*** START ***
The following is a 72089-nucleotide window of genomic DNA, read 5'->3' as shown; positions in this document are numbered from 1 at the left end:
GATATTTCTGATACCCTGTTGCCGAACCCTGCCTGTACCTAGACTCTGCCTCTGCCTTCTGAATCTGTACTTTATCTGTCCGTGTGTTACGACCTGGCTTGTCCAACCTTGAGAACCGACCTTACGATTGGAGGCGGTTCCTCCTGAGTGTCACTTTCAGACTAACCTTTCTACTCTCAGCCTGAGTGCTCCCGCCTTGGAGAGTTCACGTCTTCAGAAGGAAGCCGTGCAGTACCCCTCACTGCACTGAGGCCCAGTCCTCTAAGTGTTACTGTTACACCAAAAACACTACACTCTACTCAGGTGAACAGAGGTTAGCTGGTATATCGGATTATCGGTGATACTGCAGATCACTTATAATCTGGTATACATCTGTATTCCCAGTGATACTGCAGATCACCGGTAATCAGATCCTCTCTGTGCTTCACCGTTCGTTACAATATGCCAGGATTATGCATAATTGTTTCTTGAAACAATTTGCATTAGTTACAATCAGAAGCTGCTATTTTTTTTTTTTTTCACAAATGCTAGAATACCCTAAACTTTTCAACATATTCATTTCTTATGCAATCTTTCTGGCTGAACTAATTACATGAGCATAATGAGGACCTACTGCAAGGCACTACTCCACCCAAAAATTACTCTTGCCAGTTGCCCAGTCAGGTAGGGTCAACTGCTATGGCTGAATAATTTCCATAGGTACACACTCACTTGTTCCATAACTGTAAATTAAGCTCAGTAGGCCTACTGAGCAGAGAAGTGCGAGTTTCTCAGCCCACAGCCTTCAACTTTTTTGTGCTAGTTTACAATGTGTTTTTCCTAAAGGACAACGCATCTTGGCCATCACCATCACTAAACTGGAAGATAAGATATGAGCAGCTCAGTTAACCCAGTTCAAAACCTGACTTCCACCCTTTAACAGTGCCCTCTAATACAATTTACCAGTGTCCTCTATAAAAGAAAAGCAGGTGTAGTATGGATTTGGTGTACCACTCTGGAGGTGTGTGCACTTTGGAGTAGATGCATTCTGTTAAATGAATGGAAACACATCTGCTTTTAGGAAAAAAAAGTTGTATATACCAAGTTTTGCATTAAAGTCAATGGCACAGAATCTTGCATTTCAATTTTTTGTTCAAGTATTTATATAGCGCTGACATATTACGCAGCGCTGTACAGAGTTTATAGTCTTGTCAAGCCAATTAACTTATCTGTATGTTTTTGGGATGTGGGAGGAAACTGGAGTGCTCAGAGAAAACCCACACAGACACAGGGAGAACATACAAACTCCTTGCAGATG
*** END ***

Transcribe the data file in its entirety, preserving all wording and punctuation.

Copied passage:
The following is a 72089-nucleotide window of genomic DNA, read 5'->3' as shown; positions in this document are numbered from 1 at the left end:
GATATTTCTGATACCCTGTTGCCGAACCCTGCCTGTACCTAGACTCTGCCTCTGCCTTCTGAATCTGTACTTTATCTGTCCGTGTGTTACGACCTGGCTTGTCCAACCTTGAGAACCGACCTTACGATTGGAGGCGGTTCCTCCTGAGTGTCACTTTCAGACTAACCTTTCTACTCTCAGCCTGAGTGCTCCCGCCTTGGAGAGTTCACGTCTTCAGAAGGAAGCCGTGCAGTACCCCTCACTGCACTGAGGCCCAGTCCTCTAAGTGTTACTGTTACACCAAAAACACTACACTCTACTCAGGTGAACAGAGGTTAGCTGGTATATCGGATTATCGGTGATACTGCAGATCACTTATAATCTGGTATACATCTGTATTCCCAGTGATACTGCAGATCACCGGTAATCAGATCCTCTCTGTGCTTCACCGTTCGTTACAATATGCCAGGATTATGCATAATTGTTTCTTGAAACAATTTGCATTAGTTACAATCAGAAGCTGCTATTTTTTTTTTTTTTCACAAATGCTAGAATACCCTAAACTTTTCAACATATTCATTTCTTATGCAATCTTTCTGGCTGAACTAATTACATGAGCATAATGAGGACCTACTGCAAGGCACTACTCCACCCAAAAATTACTCTTGCCAGTTGCCCAGTCAGGTAGGGTCAACTGCTATGGCTGAATAATTTCCATAGGTACACACTCACTTGTTCCATAACTGTAAATTAAGCTCAGTAGGCCTACTGAGCAGAGAAGTGCGAGTTTCTCAGCCCACAGCCTTCAACTTTTTTGTGCTAGTTTACAATGTGTTTTTCCTAAAGGACAACGCATCTTGGCCATCACCATCACTAAACTGGAAGATAAGATATGAGCAGCTCAGTTAACCCAGTTCAAAACCTGACTTCCACCCTTTAACAGTGCCCTCTAATACAATTTACCAGTGTCCTCTATAAAAGAAAAGCAGGTGTAGTATGGATTTGGTGTACCACTCTGGAGGTGTGTGCACTTTGGAGTAGATGCATTCTGTTAAATGAATGGAAACACATCTGCTTTTAGGAAAAAAAAGTTGTATATACCAAGTTTTGCATTAAAGTCAATGGCACAGAATCTTGCATTTCAATTTTTTGTTCAAGTATTTATATAGCGCTGACATATTACGCAGCGCTGTACAGAGTTTATAGTCTTGTCAAGCCAATTAACTTATCTGTATGTTTTTGGGATGTGGGAGGAAACTGGAGTGCTCAGAGAAAACCCACACAGACACAGGGAGAACATACAAACTCCTTGCAGATG